The Editor’s Notes is an opinion column allowing our writers to express their truest feelings about comic books, the comic book industry, and all that it inspires. The views expressed within belong solely to their author.
We’re about four months into the wildly successful DC Rebirth – a universal relaunch of sorts of the entire DC Comics line. This major overhaul was a move to fix the narrative problems and sales troubles the company found themselves in at the five year mark of the New 52. What does this mean to somebody whose monthly comic pull list didn’t feature many DC titles?
I have been a passionate comic book fan for as long as I can remember, leaning more into the Marvel camp than DC. However, I have always loved and appreciated the characters that DC has to offer, having read most of their essential comics. But by the end of the New 52 era, the only books I found myself keeping up with were Batman and Justice League.
When DC announced Rebirth and everything it was to entail, I was totally on-board and saw it as a chance to fully dive back into their universe. Having a (mostly) unbiased opinion on characters not named Batman, I welcomed fresh takes and met them with an open mind. Now with that little introduction, here is the reaction to DC Rebirth from the perspective of a Marvel fanboy.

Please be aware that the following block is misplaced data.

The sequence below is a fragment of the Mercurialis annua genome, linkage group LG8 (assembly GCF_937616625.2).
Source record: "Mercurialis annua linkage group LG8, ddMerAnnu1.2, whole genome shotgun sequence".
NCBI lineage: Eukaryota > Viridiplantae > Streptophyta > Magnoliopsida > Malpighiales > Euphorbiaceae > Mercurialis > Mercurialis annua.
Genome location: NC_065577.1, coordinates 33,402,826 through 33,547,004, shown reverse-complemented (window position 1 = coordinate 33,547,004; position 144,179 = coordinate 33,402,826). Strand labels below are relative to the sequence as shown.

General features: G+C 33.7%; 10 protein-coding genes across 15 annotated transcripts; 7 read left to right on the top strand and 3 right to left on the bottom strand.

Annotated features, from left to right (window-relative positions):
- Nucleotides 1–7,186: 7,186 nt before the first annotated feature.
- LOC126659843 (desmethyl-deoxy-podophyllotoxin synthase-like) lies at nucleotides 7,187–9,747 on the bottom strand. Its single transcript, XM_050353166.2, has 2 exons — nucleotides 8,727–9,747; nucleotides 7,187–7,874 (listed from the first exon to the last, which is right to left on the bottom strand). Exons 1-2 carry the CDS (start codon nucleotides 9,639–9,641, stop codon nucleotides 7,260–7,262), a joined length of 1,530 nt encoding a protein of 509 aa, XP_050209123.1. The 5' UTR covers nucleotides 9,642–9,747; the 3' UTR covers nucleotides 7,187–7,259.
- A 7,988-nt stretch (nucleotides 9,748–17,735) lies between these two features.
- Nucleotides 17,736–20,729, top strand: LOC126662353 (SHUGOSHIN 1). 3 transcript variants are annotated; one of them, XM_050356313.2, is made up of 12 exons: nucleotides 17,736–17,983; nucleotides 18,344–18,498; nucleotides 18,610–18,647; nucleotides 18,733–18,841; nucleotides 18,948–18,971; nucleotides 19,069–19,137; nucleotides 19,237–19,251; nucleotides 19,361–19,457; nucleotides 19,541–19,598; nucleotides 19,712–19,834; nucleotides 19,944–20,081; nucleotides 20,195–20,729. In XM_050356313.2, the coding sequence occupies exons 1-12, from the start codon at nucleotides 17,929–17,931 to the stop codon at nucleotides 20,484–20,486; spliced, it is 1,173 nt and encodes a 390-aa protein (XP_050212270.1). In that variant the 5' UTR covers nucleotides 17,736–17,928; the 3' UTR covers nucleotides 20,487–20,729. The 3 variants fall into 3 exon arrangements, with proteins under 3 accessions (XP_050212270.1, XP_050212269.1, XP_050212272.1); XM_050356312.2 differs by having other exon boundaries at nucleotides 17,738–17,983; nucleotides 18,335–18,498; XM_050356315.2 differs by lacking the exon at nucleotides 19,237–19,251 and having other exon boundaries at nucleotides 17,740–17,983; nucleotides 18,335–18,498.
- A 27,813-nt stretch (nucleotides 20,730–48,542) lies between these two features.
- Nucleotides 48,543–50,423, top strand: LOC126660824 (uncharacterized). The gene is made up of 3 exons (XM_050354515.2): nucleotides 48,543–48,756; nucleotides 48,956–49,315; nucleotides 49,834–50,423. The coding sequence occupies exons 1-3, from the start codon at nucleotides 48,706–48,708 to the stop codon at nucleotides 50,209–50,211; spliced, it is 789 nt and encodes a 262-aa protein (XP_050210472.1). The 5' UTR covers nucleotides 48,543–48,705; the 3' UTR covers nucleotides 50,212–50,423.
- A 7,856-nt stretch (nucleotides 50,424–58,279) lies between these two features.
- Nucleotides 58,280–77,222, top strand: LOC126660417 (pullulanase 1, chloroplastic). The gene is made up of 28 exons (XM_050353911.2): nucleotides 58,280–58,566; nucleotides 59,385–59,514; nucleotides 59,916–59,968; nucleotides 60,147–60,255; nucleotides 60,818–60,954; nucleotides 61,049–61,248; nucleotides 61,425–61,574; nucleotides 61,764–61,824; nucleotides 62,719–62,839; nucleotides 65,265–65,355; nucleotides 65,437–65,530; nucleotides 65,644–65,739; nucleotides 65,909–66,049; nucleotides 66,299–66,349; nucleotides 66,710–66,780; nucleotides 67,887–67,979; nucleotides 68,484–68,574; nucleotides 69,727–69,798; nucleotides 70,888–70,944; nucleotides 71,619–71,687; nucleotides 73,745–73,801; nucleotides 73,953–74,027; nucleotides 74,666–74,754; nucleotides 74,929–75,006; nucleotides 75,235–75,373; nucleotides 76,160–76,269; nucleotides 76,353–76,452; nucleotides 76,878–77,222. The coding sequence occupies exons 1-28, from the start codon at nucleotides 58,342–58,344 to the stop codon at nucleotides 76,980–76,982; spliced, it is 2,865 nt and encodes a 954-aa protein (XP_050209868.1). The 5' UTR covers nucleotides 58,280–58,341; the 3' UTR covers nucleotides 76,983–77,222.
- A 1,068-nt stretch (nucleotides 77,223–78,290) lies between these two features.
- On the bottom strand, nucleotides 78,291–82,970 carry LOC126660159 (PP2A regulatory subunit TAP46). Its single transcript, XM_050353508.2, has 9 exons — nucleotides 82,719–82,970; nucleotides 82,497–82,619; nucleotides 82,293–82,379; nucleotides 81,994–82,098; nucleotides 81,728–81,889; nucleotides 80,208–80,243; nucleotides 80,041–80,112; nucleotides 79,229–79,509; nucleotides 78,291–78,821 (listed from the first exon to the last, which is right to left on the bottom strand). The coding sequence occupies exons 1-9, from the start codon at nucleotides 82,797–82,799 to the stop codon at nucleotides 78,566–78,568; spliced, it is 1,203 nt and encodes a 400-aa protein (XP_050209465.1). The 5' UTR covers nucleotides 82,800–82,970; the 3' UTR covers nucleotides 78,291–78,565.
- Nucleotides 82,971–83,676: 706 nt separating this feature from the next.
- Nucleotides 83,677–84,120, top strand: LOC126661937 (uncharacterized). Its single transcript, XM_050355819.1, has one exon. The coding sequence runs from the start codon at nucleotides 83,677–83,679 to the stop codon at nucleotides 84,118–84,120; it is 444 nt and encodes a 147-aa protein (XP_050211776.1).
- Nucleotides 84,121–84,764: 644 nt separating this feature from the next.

Starting with the brilliant and massive issue of DC Comics Rebirth #1, I instantly found myself looking forward to Wednesdays more than ever. Almost four months in and I went from subscribing to three DC Comics titles to 22. Only three of those books are Batman titles. There is actual competition for my favorite book from titles not about the Dark Knight, which I have never even come close to saying before. I can safely say that, at this point, DC firmly has their hooks in me – but why exactly?
First thing’s first, the talent behind these comic books consists of a deep roster of today’s best creators; Tom King, Scott Snyder, James Tynion, Greg Rucka, Sam Humphries, Josh Williamson, Peter J. Tomasi, Robert Venditti, Tim Seeley, Dan Abnett, and Lord Geoff Johns just to name a few. I find myself getting emotional over characters (i.e. Aquaman, Wonder Woman, Superman) that I have never cared much about before outside of the Justice League cartoons. Every issue has done exactly what it was designed to do and I am now invested in almost every Rebirth title (even Green Arrow has gotten better since its shaky start). Characters are being given the right voice and thrown into stories that don’t feel like re-hashed comic book trope vomit.
My biggest change of opinion has to be my complete 180 on Superman. I always mocked fans of the Man of Steel before, but now find myself among them. I haven’t caved and bought any shirts sporting the “S”, but I’ve come close and experience a racing heart any time Jon Kent is in danger. There’s an overwhelming feeling of love I feel, on a universal scale, for all these characters that I struggled to find a connection to for years.